Depending on which side you’re on, the word elicits either hope or disgust.
I’m sympathetic to both sides.
I have worked in the nonprofit industry for the past 9 years and know firsthand how stark the difference is between private donations and corporate funds. In our world, the difference between small award money and large government grants can easily mean the decision of sticking to volunteer help vs hiring paid staff, seeking free tagline promotion vs paying for billboards, or repairing outdated computers vs upgrading to new office supplies. Subsidies make the impossible possible. And, when used strategically, they provide better services and improved efficiency which, in turn, actually paves the way toward independence and increased capacity.
Conversely, I understand that the goal of every entity is to be independent of government handouts and subsidies, free from corporate entanglements, and at liberty to make decisions without needing to answer to those who are actually footing the bill. And I do believe that privatized systems usually do work better and more efficiently (which is why I am not a Socialist).
When it comes to an issue like the Cincinnati streetcar–whose controversy has made national news—the opposition has a legitimate point: Why should residents in the outskirts of the city subsidize a project that (directly) benefits only a small minority of the population? Like I said, it’s a legitimate question.
So it needs to be addressed.
One of the gentlemen who commented on my blog post about the streetcar debate echoed many other Cincinnatians when he wrote (mocking me by his quote):
So… the “strong urban core” requires looting people from the suburbs. Who is depending on whom?
I am sympathetic to his point and I’ve heard it said a million times in a million different ways. But I believe it speaks out of a misunderstanding of how vibrant cities actually work.
A metropolitan area is a complex machine. If a city were the human body (the most complex machine in existence), the city’s infrastructure would be the veins and arteries and the people would be the blood vessels. The urban core is the heart of the city. The heart pumps the blood that pushes out into the rest of the body to move the limbs and keep the brain functioning at full capacity. If the heart dies, the rest of the body dies.
What does this have to do with subsidies?
No part of the body–or the city–functions alone. We all want to pretend that we exist independently of each other, but we don’t.
Too many of us have a false sense of autonomy. It’s as if we believe that we are “self-made men” who have not (directly or indirectly) benefited from the financial investments of others. And maybe it’s true. Maybe we never accepted $20 from our parents for gas money. Maybe we didn’t attend a public university with the help of some sort of financial aid. Maybe we purchased our home with cash and have never borrowed from a bank. Maybe our neighborhood association paid for the street lights on our street. Maybe we wrote a personal check to off-set the cost of the mega-grocery store relocating to the shopping complex down the road. Maybe we don’t send our kids to Cincinnati Public Schools or use city trash services. Maybe we live off the grid and use electricity from solar panels (that were made by a company that was not partially-funded by a government grant).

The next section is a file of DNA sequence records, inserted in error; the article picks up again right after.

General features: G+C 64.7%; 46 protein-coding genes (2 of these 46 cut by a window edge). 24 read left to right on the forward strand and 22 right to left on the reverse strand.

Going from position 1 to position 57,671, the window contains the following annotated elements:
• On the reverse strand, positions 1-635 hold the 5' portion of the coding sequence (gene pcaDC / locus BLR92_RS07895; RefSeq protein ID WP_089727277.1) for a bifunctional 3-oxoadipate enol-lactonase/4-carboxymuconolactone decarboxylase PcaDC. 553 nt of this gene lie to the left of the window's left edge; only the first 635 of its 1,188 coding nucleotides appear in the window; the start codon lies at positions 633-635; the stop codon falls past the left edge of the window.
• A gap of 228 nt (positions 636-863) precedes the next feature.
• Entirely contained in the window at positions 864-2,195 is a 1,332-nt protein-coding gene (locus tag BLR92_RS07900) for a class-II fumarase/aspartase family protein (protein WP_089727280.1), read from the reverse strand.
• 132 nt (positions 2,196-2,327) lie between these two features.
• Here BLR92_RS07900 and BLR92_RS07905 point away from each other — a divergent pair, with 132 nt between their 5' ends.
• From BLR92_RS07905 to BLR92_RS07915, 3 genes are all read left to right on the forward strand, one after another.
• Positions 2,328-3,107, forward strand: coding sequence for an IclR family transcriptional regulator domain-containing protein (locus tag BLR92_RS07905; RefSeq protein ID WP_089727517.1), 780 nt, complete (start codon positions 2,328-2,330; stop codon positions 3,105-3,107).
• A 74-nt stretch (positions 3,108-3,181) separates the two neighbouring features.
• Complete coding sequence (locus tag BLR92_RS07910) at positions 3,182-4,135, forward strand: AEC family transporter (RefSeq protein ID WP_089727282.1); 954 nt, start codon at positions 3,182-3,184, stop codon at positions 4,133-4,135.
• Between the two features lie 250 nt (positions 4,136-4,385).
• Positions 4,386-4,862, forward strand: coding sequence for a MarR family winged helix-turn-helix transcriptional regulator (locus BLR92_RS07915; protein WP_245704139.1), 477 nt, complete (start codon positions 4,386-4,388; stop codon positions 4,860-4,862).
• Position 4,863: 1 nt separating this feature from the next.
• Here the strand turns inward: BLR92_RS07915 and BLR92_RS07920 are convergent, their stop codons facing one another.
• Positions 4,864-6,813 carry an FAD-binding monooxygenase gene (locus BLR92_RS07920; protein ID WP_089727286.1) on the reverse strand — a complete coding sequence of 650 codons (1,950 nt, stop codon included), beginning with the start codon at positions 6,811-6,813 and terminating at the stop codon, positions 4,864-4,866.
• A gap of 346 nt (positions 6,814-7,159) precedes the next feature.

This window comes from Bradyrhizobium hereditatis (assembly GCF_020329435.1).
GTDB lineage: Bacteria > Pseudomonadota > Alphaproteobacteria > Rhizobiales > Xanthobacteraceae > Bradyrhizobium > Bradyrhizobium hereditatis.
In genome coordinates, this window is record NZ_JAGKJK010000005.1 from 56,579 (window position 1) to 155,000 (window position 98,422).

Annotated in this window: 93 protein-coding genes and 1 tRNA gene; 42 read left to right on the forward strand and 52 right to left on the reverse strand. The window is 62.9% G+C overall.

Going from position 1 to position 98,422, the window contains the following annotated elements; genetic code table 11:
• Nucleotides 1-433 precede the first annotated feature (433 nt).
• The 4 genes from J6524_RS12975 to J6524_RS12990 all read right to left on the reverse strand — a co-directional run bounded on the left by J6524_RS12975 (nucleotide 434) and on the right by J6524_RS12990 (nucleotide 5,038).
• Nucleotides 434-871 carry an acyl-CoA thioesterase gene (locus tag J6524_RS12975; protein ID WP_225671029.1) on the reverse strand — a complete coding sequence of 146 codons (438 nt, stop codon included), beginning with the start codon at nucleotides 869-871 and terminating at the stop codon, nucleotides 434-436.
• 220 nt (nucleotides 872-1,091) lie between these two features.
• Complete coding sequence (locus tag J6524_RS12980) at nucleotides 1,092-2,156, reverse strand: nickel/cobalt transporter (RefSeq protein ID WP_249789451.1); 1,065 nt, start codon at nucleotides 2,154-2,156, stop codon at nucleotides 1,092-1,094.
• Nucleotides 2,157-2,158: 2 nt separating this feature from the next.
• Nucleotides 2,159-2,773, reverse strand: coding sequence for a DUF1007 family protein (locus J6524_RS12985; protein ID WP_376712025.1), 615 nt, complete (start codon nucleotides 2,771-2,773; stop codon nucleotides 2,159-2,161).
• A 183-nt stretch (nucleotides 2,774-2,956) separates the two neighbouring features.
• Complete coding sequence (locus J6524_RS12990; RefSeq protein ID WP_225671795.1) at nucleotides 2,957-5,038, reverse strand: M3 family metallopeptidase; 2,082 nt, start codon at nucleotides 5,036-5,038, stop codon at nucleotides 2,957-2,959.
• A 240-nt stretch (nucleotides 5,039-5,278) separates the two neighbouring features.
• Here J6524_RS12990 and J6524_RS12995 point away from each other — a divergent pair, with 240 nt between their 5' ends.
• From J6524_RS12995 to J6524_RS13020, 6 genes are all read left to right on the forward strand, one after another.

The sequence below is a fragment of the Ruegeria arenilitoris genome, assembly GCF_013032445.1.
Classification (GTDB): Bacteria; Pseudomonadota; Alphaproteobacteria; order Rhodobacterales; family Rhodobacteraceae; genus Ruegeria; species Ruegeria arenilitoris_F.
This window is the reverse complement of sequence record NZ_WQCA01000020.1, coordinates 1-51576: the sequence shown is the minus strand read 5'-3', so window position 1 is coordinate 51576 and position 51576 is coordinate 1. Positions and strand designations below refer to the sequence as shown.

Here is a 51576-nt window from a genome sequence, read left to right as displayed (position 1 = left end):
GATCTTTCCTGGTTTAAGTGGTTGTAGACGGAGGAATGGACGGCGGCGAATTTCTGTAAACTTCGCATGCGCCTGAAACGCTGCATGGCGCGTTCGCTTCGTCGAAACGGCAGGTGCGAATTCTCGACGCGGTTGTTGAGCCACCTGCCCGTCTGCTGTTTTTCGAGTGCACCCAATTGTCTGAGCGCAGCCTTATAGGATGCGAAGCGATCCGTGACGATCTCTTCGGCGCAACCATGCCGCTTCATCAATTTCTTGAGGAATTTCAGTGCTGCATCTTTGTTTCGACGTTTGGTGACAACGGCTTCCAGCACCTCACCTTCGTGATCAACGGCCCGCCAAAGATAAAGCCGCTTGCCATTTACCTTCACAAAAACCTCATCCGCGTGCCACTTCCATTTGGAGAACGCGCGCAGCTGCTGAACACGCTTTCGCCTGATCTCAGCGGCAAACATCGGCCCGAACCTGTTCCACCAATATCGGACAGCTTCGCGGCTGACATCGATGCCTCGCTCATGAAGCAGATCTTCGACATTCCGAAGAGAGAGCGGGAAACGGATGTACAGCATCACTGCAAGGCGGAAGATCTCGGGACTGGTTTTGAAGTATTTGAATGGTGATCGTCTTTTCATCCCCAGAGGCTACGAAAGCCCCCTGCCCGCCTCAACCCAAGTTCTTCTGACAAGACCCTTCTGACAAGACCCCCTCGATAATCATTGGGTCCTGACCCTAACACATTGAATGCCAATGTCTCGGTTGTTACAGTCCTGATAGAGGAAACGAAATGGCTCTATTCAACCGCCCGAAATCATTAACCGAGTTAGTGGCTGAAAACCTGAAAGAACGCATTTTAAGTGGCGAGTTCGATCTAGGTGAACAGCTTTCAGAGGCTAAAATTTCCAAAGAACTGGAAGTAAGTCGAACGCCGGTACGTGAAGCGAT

Maybe someone somewhere lives in a place that is growing and thriving and a safe, wonderful place to live, but where everyone pays for only their own stuff and no one ever has to share anything.
But I don’t live in that place.
I live in a city.
And, in a city, we share.
When we choose to live in a city–and I don’t mean an “urban area,” I mean an incorporated City in the proper sense–we make a promise to cooperate with our neighbors to make the city a better place for all of us. When we have an opportunity to embark on a new project that could benefit us all, we do it together or we don’t do it at all. And, if we can’t agree how to do it or how to pay for it, we put it up for a vote and the majority rules.
I understand that some people are skeptical of the streetcar project. I’ve admitted many times that I’m a bit skeptical myself. But, in this instance, the majority has already ruled.
When people on the edges of Cincinnati say that they “shouldn’t have to pay” for development in our urban core, they are functioning with that false sense of autonomy. They act like the quality of life or culture, energy, or economic vitality of the urban core means nothing for the quality of their own lives. It’s as if they’ve never watched a Bengal’s game. Or had a job with one of downtown’s Fortune 500 companies. Or their kids didn’t beg to go see the fireworks on the riverfront or the Christmas tree on the square or the exhibit at the museum. Or they didn’t buy their wives or husbands or grandparents or secretary a ticket to the Symphony or the ballet.
Amenities and cultural institutions are what make Cincinnati a vibrant and desirable place to live, work, and play. A healthy urban core gives businesses and institutions a safe and comfortable place to exist and a safe and comfortable place for you to bring your out-of-town guests (and take your urban-chic family photos, which are all the rage among suburban folk). Without a healthy urban core, we decentralize these amenities to a point where we lose the very thing that draws people here in the first place–our shared identity.
We, collectively, choose to subsidize the infrastructure of our city because it’s what keeps the people–the blood, if you will–moving in and out and around the entire machine. Without a healthy urban core and an efficient and updated infrastructure, we simply cannot make the city the machine it needs to be to sustain the rest of the parts.
Said another way:
We can live without an arm, but not without a heart.
If you want a healthy city, you need to pump some love into its heart.